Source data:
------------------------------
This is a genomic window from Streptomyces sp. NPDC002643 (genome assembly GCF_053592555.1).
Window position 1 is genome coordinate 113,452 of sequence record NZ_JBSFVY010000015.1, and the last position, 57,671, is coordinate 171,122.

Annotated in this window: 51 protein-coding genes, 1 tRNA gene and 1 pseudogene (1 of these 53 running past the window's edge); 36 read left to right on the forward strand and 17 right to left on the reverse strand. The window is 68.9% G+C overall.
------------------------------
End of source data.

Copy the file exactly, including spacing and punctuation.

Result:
This is a genomic window from Streptomyces sp. NPDC002643 (genome assembly GCF_053592555.1).
Window position 1 is genome coordinate 113,452 of sequence record NZ_JBSFVY010000015.1, and the last position, 57,671, is coordinate 171,122.

Annotated in this window: 51 protein-coding genes, 1 tRNA gene and 1 pseudogene (1 of these 53 running past the window's edge); 36 read left to right on the forward strand and 17 right to left on the reverse strand. The window is 68.9% G+C overall.